Complexity of Soil Individuals on the Landscape

© 2007 Donald G. McGahan (aka soilman) All Rights Reserved

Soil Bodies

The beginning of appreciation of the complexity and diversity of soil individuals across landscapes begins with definitions of the language employed to communicate effectively about soils.

Soil Profile
A two-dimensional vertical slice of the soil.
Soil Pedon
A three-dimensional for which the soil profile is the but the face of is vertical extent.
No smaller than 1 m by 1 m square at the surface, and no larger than 8 m square and extending to the depth of "not soil".
Horizontal layers approximately parallel to the earth's surface having differing chemical, physical, biological, and morphological properties.

Each soil profile (soil pedon) is characterized by a given sequence of horizons.

Soil Morphology

  • The study of structure or form
    • properties characterized by sight, feel, smell or sound.
  • Color
  • Texture
    • distribution of particle sizes (sand, silt, and clay)
  • Structure
    • how particles are arranged
  • Consistence
    • the ability of particles to stick together (adhesion and cohesion forces)
  • Pores
    • size, abundance, and connectivity
  • Roots
    • size and abundance

Description of Soil Horizons

Nomenclature to describe soil horizons:

  • Example = Bt2 horizon
  • Capital letters
    • master horizons
  • Lower case letters
    • specific characteristics or subdivisions of the master horizon
  • Arabic numerals
    • further subdivision of horizons with similar features

Following are the most common master horizons or layers. You are responsible for these. Horizons are pedogenetic and layers are geogenetic or biogenetic.

O horizon or layer
A surface horizon dominated by organic materials (> 20% organic carbon)

Subordinate horizon designators modify the master horizon designator. Associated with the O master horizons are four. Three, i, e, and a are not used with other master horizon designators and the forth, p, is used with other master horizon designators.

The O horizon is composed of slightly decomposed organic matter. Can still identify the original plant and animal remains
The O horizon is composed of intermediately decomposed.
The O horizon is composed of highly decomposed. Can not identify the original source of the organic material.
The O horizon has been plowed.
A horizon
A mineral horizon (<20% organic C) which forms at the surface, or beneath an O horizon.
The A horizon is characterized by a darker color than the rest of the profile due to the accumulation of organic matter. This horizon typically coincides with high biological activity.
The A horizon is an eluvial () horizon () defined as the loss of materials such as iron/aluminum oxides and clays.
E horizon
An intensively leached eluvial horizon in which organic matter along with iron/aluminum oxides and clay have been removed. Most commonly found in forest soils.
Typically white or light gray in color due to the lack of coatings, which impart the color pigments to other horizons, on the mineral surfaces.
B horizon
Horizon formed beneath an A, E, or O horizon and is a zone of accumulation (illuvial horizons). May accumulate clay, iron/aluminum oxides, organic matter, carbonates, etc.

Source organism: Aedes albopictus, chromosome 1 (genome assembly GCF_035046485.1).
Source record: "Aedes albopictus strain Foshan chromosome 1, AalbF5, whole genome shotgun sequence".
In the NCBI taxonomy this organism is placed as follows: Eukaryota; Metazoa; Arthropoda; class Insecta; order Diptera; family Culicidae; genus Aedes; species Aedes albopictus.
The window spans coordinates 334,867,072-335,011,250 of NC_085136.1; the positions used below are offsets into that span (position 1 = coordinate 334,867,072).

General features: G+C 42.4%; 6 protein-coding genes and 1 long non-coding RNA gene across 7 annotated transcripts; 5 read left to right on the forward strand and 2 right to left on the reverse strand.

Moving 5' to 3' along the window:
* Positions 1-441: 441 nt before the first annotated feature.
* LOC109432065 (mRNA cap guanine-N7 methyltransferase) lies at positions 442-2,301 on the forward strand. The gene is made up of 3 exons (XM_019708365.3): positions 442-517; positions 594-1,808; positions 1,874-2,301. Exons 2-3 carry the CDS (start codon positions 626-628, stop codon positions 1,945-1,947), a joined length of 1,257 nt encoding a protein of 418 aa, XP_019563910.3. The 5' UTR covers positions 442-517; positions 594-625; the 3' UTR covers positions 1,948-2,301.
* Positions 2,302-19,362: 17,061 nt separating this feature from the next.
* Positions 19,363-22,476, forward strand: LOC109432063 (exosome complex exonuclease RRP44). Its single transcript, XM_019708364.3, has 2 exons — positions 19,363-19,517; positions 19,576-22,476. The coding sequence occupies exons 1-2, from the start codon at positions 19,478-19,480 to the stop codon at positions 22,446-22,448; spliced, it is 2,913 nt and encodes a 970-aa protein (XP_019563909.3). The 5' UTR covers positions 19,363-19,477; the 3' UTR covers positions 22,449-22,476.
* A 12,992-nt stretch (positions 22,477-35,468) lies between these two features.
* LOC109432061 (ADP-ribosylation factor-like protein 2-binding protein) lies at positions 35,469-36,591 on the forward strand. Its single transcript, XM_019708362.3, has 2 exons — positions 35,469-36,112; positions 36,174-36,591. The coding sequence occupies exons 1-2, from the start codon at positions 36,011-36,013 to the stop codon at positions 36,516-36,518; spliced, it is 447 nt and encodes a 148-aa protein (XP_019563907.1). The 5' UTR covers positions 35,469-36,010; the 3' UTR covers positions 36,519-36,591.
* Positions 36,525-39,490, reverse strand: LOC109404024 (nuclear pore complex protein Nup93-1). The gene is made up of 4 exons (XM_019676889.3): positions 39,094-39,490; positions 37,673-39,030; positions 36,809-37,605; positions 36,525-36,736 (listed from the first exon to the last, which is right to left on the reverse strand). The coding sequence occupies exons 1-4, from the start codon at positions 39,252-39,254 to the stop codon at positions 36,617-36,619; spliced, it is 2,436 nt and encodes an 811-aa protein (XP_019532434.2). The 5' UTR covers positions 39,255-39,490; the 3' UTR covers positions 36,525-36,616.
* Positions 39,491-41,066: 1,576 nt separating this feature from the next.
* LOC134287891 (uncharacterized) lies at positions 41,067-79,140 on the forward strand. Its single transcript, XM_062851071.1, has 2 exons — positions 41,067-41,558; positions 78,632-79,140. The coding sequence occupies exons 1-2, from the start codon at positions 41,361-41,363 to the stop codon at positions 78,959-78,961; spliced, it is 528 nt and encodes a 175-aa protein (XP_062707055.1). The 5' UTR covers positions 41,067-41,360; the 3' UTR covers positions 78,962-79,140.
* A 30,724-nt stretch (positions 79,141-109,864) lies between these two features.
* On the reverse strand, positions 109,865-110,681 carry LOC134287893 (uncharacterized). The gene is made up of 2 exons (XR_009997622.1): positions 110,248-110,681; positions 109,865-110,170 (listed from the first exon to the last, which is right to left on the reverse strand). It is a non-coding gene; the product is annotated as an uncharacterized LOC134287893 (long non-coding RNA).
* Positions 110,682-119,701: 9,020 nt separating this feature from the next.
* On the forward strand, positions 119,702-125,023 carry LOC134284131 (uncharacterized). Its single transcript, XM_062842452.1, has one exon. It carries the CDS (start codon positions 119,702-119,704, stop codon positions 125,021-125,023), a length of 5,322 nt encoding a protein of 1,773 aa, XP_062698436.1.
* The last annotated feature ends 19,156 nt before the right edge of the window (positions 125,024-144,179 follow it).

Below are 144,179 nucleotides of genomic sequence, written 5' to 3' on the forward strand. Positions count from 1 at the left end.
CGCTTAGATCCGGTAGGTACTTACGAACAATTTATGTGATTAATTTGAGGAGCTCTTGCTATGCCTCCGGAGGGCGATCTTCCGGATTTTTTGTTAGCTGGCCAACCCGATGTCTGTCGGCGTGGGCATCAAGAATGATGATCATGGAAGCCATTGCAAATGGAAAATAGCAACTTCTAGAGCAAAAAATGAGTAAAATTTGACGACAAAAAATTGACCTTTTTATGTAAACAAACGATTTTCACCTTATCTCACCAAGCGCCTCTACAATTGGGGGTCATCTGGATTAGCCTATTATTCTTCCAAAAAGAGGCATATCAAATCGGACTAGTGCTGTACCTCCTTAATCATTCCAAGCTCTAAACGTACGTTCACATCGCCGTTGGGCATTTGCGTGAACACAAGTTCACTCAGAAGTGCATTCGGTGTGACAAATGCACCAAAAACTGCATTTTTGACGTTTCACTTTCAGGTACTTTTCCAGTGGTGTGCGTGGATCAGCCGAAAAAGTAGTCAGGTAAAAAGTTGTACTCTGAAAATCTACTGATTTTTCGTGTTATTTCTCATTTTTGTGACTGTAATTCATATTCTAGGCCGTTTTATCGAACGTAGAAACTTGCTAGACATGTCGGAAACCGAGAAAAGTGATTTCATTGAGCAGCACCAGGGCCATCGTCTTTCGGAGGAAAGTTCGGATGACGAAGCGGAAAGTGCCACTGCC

C horizon
A layer of unconsolidated material showing little weathering (alteration) and biological activity (e.g., beach sand, alluvium deposited by rivers, glacial till deposited by glaciers).
R layers
Consolidated rock that can not be dug with a shovel and shows little evidence of weathering (e.g., granite, sandstone).
Transition horizons
horizons that contain properties of two types of master horizons
Example = AB horizon - has a dark color due to organic matter (A-like), plus red color due to accumulation of iron (B-like). Common transition horizons: AB, BA, BC, CB. The dominant horizon is listed first.

Other less common horizons and layers

M layer
A root limiting nearly continuous, horizontally oriented, human-manufactured materials (e.g., geotextile liners, asphalt, concrete, rubber, and plastic).
W layer
Water within or beneath the soil. Not used for shallow water, ice, or snow above the soil surface.
L horizon or layer
Include both organic and mineral limnic materials that were either (1) deposited in water by precipitation or through the actions of aquatic organisms, such as algae and diatoms, or (2) derived from underwater and floating aquatic plants and subsequently modified by aquatic animals.

Not every soil contains all of the master horizons

  • O horizons form preferentially under forest vegetation; often absent under grass vegetation
  • Soils that have been eroded may be missing their O or A horizon
  • A horizon may be missing in some forest soils (e.g., O-E-B-C)
  • B horizon may be missing in young soils (e.g., A-C); B horizons take a long time to form.

Additional Terminology

the zone of active soil formation; comprised of the A, E, and B horizons
The surface layer of the soil. (Depreciated application of term)
The layer manipulated by tillage; typically the upper 10-25 cm. (Depreciated application of term)
Topsoil is excavated, transported, unconsolidated material spread on-top of soil, geologic, or manmade material.
the soil layers beneath the epidpedon, or what prior to depreciation of the term `topsoil' was called topsoil, (does not include the C layer)